Producers Name: Scott Whitaker and Allyson Reynolds
Farm: Hinterland Bees
Location: North Maleny
Years of Operation: Eight
GC&M News caught up with Maleny’s Scott Whitaker, owner of Hinterland Bees and Maleny Honey, to chat all thing bees and honey after a frustrating wet season.
Can you describe what you do?
Well, we accidently became honey producers really, almost eight years ago now. We own 150 production hives, which are spread over nine sites along the range from Mapleton in the north, through Maleny and out towards Peachester, which produce the honey we sell. We also sell bees to people who are interested in getting into beekeeper, and as well as that we rescue and relocate bees – both swarms (bees searching for a nest) and hives.
How did it all begin?
Ally and I have been interested in bees for a long time, but it really all began with Ally who had her first hive back in 1996. We’ve been in Maleny for 12 years now, and it was almost eight years ago I got a call from a friend to come collect a swarm from a school in Brisbane; word got around and it grew from there and we ended up with seven colonies after a short period of time. As they started to accumulate, we ended up with a lot of honey. I approached IGA Maleny about selling it and we’ve been supplying it there ever since.
What’s involved in the process of producing honey?
The bees collect nectar and attached it to the frames of the beehives within our apiaries – at this stage it’s generally about 80% moisture – they then apply a honey wax cap and a natural reduction in moisture occurs. It’s from here we take over – collecting the hives and taking them to our custom built honey house. We then cut the outer wax layers off the frames and they’re placed and spun in an extractor barrel. They’re then tapped, filtered and bottled for sale.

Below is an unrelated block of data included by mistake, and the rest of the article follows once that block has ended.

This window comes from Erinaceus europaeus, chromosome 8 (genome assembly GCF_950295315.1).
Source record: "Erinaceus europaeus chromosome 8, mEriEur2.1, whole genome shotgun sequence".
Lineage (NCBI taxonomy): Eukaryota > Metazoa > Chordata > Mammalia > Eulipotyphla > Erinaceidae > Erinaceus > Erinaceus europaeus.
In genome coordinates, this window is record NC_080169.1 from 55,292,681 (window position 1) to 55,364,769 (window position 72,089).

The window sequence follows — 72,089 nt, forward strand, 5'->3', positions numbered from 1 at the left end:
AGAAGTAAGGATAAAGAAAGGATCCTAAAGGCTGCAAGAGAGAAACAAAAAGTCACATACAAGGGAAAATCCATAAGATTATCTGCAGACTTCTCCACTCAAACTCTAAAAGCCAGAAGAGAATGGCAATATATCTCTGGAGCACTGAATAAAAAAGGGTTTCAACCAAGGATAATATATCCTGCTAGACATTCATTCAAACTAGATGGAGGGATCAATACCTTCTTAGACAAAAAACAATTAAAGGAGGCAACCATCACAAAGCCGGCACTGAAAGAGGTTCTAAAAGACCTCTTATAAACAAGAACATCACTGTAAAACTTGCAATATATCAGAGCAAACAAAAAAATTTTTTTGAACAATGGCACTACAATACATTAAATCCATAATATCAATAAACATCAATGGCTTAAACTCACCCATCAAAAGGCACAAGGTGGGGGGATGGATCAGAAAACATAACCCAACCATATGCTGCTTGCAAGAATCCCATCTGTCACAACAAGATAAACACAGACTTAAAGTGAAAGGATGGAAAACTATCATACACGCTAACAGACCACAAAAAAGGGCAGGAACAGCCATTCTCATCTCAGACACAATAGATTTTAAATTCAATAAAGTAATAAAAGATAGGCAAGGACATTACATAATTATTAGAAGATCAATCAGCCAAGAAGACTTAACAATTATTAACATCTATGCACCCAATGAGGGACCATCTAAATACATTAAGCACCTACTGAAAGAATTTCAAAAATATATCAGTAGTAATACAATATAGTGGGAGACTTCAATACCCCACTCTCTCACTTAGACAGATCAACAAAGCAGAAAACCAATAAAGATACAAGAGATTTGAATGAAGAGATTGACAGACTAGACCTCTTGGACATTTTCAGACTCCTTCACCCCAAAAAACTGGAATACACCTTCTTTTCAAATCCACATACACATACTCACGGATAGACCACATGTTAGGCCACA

How many hives do you have and where are they located?
We have nine sites across the range, each with about 10-20 hives on each apiary – approximately 150 production hives all up.
How has the recent wet weather affected the season?
The almost constant rain we’ve received over the last few months has meant that a lot of the bees nectar simply washes away; this season has been one of our worst for that reason. Bees need balance, so often a large colony will stay in the hive and reproduce, continuing to thrive; whereas a smaller colony may not be able to as they simply don’t have enough to sustain life.
Can you tell me a little about your relocation service?
There’s a lot involved in the relocation of bees, particularly where there’s a hive involved. Once the hive is established, they’re generally only going to grow bigger, so if they’ve found a space inside your home, it’s best to have them removed. If they’re swarming, they’re looking for a new home and their chance of survival without intervention is diminished.
We locate all bees to our North Maleny property.
Where can we buy Maleny Honey?
Maleny Honey is available at IGA Maleny and the Maple Street Co-op, as well as a number of smaller retailers. As our production grows, we’re always looking for stockists.